- Does a phonostage require burn
Burn in can make subtle improvements in the
component function that, depending on the quality of your system and your own
personal priorities, could translate into big improvements in performance. With
rare exception, most audio designs have components, especially capacitors, that
never see a stabilizing bias voltage. These components benefit most from
burn-in. Burn in is the application of asymmetrical signals which have a
tendency to "charge" these components and, for a time, stabilize their
performance. The process should be repeated every 3-6 months.
- Do Record Clamps Really
Yes. This is simple to understand. When the
stylus is sitting in the record groove, the record behaves like a microphone
picking up sound in the room and vibration from the turntable body and support
system. Clamping the record firmly, reduces the record's ability to freely
vibrate allowing the needle to "read" the groove more accurately. The
improvement is a clearer soundstage and better bass performance.
- How Can Different
Interconnects Improve The Sound?
Part if this is
purely better materials and construction. machined connectors and split center
pins, ensure a more reliable longer lasting connection than more common
designs. Gold plating is more reliable and less resistant to oxidation than
other finishes. The other more subtle part is wire stranding techniques.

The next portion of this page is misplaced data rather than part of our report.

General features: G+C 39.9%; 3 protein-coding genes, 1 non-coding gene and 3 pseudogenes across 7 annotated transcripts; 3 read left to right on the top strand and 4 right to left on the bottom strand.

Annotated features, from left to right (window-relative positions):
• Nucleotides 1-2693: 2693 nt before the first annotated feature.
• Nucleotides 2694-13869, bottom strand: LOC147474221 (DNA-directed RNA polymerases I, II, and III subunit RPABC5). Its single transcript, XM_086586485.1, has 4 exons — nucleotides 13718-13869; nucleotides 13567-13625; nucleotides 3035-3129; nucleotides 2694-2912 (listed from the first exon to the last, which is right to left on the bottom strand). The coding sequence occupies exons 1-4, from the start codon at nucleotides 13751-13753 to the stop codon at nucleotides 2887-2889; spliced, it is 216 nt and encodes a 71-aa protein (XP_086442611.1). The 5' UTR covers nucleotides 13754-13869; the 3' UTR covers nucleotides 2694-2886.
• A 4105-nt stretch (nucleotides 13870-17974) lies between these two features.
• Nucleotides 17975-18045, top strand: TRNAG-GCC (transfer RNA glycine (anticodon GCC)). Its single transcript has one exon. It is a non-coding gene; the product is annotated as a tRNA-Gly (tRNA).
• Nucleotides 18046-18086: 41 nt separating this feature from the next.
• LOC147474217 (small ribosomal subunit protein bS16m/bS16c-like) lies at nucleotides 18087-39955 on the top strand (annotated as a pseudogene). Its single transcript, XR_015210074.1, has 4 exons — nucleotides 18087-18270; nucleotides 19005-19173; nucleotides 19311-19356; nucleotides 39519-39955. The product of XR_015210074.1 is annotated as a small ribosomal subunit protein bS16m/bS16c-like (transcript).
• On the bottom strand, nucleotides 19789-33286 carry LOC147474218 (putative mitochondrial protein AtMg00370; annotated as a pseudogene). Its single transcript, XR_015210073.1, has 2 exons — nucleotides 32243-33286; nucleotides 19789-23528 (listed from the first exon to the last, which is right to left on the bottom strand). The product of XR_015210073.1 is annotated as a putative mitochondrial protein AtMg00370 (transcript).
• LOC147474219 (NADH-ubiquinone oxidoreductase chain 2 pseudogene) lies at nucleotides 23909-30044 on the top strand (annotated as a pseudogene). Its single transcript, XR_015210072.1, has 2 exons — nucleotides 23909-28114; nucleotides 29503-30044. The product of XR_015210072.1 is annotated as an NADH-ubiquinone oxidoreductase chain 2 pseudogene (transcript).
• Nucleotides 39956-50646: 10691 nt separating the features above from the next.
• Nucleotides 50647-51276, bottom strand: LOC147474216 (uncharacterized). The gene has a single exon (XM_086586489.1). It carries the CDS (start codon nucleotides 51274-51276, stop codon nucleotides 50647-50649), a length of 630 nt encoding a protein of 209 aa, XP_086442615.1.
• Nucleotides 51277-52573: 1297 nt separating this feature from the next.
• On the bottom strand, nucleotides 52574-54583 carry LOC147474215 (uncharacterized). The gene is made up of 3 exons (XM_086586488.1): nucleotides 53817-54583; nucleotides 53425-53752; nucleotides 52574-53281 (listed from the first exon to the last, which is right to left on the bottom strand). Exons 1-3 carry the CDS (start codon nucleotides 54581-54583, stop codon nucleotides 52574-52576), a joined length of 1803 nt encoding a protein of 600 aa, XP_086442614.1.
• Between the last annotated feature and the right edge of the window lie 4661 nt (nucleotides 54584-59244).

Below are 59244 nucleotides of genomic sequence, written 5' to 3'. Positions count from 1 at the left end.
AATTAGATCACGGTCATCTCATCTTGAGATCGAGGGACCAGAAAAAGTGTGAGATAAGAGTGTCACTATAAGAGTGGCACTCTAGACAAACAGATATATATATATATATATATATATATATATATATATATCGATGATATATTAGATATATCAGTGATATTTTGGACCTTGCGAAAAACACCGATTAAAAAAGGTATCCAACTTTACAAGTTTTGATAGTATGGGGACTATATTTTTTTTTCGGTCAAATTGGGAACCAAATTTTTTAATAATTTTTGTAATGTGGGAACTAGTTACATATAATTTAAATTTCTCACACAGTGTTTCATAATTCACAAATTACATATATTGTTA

Isolating strands and using varying width conductors is known to make subtle
improvements and, depending upon your personal priorities may translate into
big improvements in your musical enjoyment.
- Do Sorbothane Footers Really
The best example I can give here is my own
experience with our Technics 1200 turntable. With the stock feet and with the
needle on the record, if you tap the turntable on top, very little sound is
heard through the speaker, but if you tap it on the side... A bump.. bump..
bump is heard. When I replace the stock feet with the SD50 Sorbothane footers,
the side tap is just as suppressed as the top tap is. I know that tapping is
not quite the same as vibration from sound, but the result gives me a little
more peace of mind.
- Are Contact Enhancers Worth
All The Effort?
Electrical contacts degrade very
slowly over time. Most audiophiles hear big improvements when they use a
contact enhancement product for the first time. It is best to apply contact
enhancers when you first connect a new piece of equipment. In this way, you
will slow the rate of degradation, and minimize the hassle.